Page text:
• Homelessness: The Department of Housing and Urban Development has greatly expanded partnerships with faith-based and community groups to help find homeless Americans safe places to stay. These efforts have contributed to a nearly 12 percent reduction in the number of chronically homeless Americans – meaning more than 20,000 individuals have moved from the streets or shelters to a new residence.
  • Global Health: International programs like the President's Emergency Plan for AIDS Relief (PEPFAR) and the President's Malaria Initiative (PMI) represent massive-scale implementations of the President's vision to empower American and indigenous FBCOs. In 2007 alone, more than 2,200, or 87 percent, of PEPFAR partners were indigenous organizations, and nearly one-quarter of all partners were faith-based. The latest PEPFAR results show that we now support treatment for more than 1.7 million people. Additionally, in just over two years, PMI has helped reached more than 25 million Africans with lifesaving prevention and treatment services.
  • Disadvantaged Students: The latest data show that more than 515,000 children received after-school tutoring through Supplemental Educational Service providers, many of which are faith-based and community organizations.
  • Disasters: In 2006, the Administration created a Center for Faith-Based and Community Initiatives at the U.S. Department of Homeland Security to more fully integrate FBCOs into preparedness and response at every level of government. The National Response Framework was also revised in 2006 to provide a more central role to nonprofit organizations. Since Hurricane Katrina, over 93,000 participants in National Service programs have given more than 3.5 million hours of service and managed 262,000 volunteers in response and recovery efforts.
  • Economic Development: Since 2002, the Department of Commerce's Economic Development Administration (EDA) has increased the number of its partnerships with FBCOs by 70 percent. Since 2001, EDA has invested over $175 million in236 projects led by faith-based or other community nonprofits, which were anticipated to create more than 88,000 jobs and $3.8 billion in private investment.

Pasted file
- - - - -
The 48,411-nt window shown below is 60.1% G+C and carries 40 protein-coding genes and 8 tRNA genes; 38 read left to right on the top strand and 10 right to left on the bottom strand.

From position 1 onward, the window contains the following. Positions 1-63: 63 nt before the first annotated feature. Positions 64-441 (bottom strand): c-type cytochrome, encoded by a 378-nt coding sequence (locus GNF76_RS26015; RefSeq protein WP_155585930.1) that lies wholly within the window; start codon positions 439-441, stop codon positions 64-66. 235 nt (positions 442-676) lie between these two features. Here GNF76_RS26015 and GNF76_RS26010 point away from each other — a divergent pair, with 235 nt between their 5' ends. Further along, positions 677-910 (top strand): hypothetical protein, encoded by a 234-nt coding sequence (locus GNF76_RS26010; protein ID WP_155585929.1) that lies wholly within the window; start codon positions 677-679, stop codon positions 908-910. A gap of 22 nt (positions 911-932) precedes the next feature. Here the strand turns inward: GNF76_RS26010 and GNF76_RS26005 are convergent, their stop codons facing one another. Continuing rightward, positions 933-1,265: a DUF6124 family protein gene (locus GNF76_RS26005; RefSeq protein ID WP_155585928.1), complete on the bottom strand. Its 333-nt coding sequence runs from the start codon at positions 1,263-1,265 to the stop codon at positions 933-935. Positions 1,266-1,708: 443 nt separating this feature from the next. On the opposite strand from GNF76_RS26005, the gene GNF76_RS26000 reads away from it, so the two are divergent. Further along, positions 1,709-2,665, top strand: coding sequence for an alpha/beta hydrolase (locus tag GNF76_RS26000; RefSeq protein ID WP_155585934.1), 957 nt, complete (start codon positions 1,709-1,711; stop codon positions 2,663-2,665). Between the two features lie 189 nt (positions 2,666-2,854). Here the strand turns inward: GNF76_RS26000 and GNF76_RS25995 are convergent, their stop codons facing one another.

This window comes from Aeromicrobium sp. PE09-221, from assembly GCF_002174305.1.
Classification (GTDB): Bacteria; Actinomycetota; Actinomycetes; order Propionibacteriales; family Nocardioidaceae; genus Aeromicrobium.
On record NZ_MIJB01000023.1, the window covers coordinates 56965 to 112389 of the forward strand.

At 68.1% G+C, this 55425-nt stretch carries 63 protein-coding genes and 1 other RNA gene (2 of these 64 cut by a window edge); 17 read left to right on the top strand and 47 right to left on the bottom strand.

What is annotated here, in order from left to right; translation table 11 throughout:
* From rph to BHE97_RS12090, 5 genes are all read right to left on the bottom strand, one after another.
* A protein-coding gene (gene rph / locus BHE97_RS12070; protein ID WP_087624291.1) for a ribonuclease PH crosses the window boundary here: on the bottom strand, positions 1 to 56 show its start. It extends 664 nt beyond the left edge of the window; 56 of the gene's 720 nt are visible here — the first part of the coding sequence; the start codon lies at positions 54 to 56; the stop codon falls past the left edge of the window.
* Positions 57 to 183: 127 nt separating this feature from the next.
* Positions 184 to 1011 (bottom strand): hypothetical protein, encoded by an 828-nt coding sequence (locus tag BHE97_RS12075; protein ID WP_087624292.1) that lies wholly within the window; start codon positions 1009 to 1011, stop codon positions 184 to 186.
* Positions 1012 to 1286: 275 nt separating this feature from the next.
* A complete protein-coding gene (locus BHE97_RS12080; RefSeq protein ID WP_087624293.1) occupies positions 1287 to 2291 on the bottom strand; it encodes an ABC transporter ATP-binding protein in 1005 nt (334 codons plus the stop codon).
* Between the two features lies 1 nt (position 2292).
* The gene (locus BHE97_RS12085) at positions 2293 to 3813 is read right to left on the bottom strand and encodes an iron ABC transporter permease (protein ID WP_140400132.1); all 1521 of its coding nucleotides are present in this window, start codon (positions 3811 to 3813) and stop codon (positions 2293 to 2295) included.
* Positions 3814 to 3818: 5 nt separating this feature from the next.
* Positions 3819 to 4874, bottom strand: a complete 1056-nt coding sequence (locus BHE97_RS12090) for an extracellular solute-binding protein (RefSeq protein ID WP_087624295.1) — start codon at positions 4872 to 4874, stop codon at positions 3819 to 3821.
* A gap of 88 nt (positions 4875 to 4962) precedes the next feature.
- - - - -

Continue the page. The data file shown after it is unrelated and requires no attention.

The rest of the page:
• Hunger: The United States is the world's largest provider of food aid, helping to feed more than 35 million hungry individuals in FY 2007. Faith-based and community organizations are vital allies in effective delivery of domestic nutrition assistance, which has increased by more than 75 percent (to $59 billion) since 2001. USDA also works with a variety of faith-based and community groups to provide food aid around the world.
  • Veterans: From 2002 to 2007, the number of FBCOs funded through the VA's Grants and Per Diem Program to serve homeless veterans rose from 176 to 506, a 287 percent increase. Additionally, over 80 percent of homeless veterans in residential programs with VA services were appropriately housed one year after their discharge from the program. As of last year, VA estimates that the number of homeless veterans was nearly cut in half over just five years.

The Faith-Based And Community Initiative Has Built A Powerful Grassroots Network

  • Federal competitive awards are expanding the good work of both faith-based and community organizations across America and beyond.
    • Last year alone, the Federal Government provided more than 19,000 direct, competitive awards to America's nonprofit organizations to aid the homeless, at-risk youth, recovering addicts, returning offenders, people infected of affected by HIV/AIDS, and others.
    • These grants totaled more than $15.3 billion and all served to boost services to people in need. Faith-based organizations were welcomed as a central part of this work, winning more than 3,200 grants in 2007 totaling over $2.2 billion.

Today 35 governors – 19 Democrats and 16 Republicans – have their own faith-based and community initiatives. Additionally, more than 70 mayors of both parties have similar programs at the municipal level.

  • Americans have volunteered in record numbers. Of the 60 million people who give their time to others, more than one-third do so through faith-based groups.
  • Charitable giving is now at an all-time high. In 2007, donations to America's charities topped $300 billion for the first time.